To get money to buy a replacement arsenal, the gang members planned a simultaneous April 11 stickup of two banks located in Denton’s main square, only to be scared off that morning when they saw two Texas Rangers sitting in a car parked on the square. It was odd that the Rangers would be hanging around in town. They usually arrived to investigate after a crime had been committed. Clyde suspected someone in his new gang might be an informer, but he had no proof and decided to go ahead with plans for the Eastham raid.
Besides its recurring need for better weapons, the Lake Dallas Gang was also having second thoughts about whether it had enough members to successfully carry out the Eastham attack. Clyde and Fults knew two brothers in Amarillo who might agree to join them, so they drove 365 miles northwest to the Texas Panhandle to track them down. Red had asked to come along. He brandished his .44 revolver and bragged that he’d “part the hair” of any cop that got in their way.
They arrived in Amarillo on April 13, but the brothers, never identified in any existing Barrow Gang lore, were nowhere to be found. Clyde, Fults, and Red turned back toward Dallas, but their car broke down in the small town of Electra about 200 miles east of Amarillo. Normally, that wouldn’t have presented a problem. Clyde could have easily hot-wired another car. But an Electra city employee named A. F. McCormick found it suspicious that a trio of strangers had apparently parked in front of a warehouse, and he called Electra sheriff James T. Taylor to investigate. Taylor hurried over with J. C. Harris, another city employee. They arrived in Harris’ vehicle just as Clyde, Fults, and Red left their stalled car and began walking into town, undoubtedly planning to steal another automobile. Taylor leaned out and asked the trio if they had a problem. Fults explained their car had died, adding they were from Wichita Falls. Small-town Texas sheriffs often made the assumption that young male drifters were up to no good. Taylor said he would have to take them into custody and check out their story. Instead of surrendering, Clyde pulled a .45 and told the sheriff and Harris to put up their hands. As they did, McCormick drove up in a Chevrolet. Fults, who had just relieved Taylor of his revolver, pointed the gun at McCormick and made him a captive, too. Then Clyde and Fults jammed into McCormick’s car with the three prisoners. There was no need to make room for Red—he’d run away as soon as the confrontation commenced. Clyde later decided that Red was the traitor who had tipped the Texas Rangers to the aborted April 11 bank robberies in Denton.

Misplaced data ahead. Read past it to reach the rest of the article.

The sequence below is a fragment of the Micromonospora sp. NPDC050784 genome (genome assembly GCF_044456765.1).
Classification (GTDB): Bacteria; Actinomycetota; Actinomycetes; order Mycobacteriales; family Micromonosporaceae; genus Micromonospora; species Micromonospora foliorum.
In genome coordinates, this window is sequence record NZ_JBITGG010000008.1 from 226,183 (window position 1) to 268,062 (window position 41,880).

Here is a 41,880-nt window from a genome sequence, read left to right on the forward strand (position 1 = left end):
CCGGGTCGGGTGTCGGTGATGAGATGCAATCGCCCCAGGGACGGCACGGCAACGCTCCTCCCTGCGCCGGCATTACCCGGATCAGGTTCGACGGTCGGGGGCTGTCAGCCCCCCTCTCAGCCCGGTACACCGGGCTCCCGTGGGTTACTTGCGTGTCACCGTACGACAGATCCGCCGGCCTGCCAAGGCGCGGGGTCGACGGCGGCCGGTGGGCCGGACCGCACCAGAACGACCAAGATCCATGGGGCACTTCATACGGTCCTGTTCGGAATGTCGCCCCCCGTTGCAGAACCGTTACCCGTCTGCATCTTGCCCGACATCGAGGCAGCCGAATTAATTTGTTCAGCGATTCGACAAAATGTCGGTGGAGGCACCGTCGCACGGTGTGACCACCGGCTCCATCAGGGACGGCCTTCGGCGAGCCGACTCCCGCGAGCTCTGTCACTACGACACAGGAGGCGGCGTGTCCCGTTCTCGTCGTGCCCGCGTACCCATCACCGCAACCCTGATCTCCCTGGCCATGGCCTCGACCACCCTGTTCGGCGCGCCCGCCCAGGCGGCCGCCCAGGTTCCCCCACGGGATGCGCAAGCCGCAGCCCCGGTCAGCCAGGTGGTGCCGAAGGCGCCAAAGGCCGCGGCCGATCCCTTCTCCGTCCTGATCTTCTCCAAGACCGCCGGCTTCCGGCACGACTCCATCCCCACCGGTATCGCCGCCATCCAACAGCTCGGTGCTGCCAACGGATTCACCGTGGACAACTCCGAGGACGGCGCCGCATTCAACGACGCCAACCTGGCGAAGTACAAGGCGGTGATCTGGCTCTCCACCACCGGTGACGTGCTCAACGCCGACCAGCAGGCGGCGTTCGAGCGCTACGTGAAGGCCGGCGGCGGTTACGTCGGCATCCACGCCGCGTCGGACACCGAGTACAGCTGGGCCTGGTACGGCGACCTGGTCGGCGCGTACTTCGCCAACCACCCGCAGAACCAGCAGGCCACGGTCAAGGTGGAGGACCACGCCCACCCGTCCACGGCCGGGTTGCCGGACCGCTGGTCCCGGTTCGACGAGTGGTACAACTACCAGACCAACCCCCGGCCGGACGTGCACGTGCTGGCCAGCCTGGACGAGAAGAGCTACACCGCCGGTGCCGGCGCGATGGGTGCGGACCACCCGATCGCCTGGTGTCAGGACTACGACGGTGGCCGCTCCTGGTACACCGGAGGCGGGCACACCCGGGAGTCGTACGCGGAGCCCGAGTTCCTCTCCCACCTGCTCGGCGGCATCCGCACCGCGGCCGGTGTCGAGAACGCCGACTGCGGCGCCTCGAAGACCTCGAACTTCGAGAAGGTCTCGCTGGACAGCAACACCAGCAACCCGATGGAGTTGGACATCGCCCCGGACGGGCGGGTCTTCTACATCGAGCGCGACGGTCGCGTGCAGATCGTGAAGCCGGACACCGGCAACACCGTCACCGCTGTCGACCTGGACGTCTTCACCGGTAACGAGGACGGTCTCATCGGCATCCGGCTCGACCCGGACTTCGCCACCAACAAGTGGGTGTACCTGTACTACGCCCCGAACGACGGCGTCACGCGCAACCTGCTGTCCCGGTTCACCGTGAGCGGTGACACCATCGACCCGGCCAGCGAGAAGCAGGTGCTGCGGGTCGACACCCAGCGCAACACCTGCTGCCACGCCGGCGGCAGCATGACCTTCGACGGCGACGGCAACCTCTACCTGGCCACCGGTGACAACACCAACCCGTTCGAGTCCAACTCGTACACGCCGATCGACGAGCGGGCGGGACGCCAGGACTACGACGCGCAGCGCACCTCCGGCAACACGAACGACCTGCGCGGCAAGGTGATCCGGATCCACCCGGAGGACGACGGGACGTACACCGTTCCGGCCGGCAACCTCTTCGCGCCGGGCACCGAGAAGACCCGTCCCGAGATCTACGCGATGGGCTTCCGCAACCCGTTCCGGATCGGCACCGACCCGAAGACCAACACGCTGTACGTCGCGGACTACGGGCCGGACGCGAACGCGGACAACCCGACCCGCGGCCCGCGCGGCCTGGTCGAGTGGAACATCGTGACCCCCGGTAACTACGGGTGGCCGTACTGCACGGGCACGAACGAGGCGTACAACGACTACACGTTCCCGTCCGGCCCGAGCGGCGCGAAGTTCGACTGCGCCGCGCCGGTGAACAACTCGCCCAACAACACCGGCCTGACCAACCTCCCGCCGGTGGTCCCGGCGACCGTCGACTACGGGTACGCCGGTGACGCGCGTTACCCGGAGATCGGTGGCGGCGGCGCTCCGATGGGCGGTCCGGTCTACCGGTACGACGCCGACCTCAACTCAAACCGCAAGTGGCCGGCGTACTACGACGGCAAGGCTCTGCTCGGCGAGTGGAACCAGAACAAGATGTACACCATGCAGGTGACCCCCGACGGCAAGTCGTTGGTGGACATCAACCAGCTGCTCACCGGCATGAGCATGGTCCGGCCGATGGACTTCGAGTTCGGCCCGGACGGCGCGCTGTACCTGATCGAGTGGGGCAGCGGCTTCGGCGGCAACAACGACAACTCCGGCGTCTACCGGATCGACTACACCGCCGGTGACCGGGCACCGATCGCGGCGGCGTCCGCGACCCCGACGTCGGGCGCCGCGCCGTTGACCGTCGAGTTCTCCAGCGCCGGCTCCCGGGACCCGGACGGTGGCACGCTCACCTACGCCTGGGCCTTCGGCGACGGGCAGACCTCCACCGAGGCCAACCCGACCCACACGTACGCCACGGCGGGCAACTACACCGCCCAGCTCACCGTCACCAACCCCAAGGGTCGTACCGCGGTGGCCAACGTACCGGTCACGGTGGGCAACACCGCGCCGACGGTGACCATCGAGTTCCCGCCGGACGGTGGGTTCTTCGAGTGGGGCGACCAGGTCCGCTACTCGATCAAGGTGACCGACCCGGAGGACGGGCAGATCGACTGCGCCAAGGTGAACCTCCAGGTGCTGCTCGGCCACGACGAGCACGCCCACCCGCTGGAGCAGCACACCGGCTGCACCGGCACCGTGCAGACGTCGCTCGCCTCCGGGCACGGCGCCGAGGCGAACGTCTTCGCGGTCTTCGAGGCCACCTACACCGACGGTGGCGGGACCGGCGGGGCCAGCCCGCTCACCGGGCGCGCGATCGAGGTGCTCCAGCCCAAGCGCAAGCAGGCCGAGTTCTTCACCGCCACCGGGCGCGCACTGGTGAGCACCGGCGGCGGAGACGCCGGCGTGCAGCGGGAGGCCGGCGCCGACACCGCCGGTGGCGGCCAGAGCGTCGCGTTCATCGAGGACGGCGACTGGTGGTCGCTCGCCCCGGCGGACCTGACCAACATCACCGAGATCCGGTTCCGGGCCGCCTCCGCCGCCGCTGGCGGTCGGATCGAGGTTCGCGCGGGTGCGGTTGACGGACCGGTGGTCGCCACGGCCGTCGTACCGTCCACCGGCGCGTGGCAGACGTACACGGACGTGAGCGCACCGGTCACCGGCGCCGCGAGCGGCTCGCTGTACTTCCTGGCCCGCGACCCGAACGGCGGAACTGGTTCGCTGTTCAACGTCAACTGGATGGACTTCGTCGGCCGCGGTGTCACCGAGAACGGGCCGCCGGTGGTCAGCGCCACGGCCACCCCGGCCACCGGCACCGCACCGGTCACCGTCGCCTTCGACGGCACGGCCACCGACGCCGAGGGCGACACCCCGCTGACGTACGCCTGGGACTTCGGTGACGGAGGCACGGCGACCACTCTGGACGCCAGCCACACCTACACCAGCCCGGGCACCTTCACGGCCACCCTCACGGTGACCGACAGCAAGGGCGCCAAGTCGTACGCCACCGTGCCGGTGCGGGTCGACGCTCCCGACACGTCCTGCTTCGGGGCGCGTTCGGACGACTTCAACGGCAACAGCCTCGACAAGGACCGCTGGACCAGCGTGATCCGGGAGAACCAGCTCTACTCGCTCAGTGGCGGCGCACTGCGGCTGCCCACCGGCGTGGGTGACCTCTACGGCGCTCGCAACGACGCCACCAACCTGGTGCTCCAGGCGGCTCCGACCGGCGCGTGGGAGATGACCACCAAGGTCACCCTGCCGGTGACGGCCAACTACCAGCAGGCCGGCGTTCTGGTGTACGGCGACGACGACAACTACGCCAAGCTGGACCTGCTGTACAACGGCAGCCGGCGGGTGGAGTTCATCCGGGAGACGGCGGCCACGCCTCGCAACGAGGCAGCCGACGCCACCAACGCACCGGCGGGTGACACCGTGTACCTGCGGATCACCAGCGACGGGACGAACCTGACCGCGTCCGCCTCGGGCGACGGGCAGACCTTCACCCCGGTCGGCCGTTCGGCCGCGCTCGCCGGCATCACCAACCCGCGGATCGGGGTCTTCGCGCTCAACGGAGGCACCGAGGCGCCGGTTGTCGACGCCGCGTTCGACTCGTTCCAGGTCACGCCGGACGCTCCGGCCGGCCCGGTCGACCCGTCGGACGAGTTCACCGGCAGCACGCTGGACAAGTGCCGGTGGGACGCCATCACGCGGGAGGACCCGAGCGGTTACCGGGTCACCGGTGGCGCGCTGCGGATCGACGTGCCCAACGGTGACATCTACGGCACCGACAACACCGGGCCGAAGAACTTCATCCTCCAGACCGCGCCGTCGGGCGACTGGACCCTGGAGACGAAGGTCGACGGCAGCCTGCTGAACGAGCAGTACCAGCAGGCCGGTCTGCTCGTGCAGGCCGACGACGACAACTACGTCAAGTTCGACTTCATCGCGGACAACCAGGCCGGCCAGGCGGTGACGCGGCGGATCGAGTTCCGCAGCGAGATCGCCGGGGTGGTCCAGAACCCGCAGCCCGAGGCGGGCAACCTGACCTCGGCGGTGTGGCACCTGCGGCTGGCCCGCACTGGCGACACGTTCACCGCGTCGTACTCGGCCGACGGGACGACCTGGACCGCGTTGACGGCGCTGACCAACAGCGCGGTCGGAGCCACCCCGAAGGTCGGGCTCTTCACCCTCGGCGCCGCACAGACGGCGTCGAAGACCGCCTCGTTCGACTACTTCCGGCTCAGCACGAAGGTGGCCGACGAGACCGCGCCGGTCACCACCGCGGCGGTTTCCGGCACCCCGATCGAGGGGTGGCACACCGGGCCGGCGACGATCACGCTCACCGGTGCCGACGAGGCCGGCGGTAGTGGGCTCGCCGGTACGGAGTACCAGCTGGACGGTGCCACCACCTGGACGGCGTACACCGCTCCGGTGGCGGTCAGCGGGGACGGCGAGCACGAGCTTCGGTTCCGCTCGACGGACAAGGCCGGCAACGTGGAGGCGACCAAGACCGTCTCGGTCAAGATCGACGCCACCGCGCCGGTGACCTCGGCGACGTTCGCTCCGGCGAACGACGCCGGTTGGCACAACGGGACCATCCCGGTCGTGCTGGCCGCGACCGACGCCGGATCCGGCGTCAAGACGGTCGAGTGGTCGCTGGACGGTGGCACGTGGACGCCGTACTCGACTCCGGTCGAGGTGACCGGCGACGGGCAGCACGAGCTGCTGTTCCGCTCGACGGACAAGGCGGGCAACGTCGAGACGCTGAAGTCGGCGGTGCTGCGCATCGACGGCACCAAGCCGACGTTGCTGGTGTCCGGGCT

Clyde and Fults hadn’t anticipated having three hostages on their hands, one a sheriff. As Clyde drove south out of town he and Fults began apologizing to Taylor, McCormick, and Harris for causing them any inconvenience. About eight miles out of Electra, they pulled the car to the side of the road and let the trio go. Fults kept Taylor’s gun, joking “We’ll take good care of this.” There was a clear risk in releasing three witnesses who’d gotten good looks at them. Kidnapping was considered a much more serious crime than car theft or bank robbery. But whatever mayhem Clyde and Fults were hoping to commit on Eastham prison guards, they intended no physical harm toward anyone else.
To elude potential pursuit, Clyde drove back north toward Oklahoma. Once past the state line, he planned to drive east for a while, then south back to Denton, where he and Fults could rejoin the rest of the Lake Dallas Gang. But they were barely underway again when McCormick’s Chevrolet ran out of gas. Clyde wasn’t necessarily negligent in checking—car gas gauges in the early 1930s were notorious for inaccurate readings.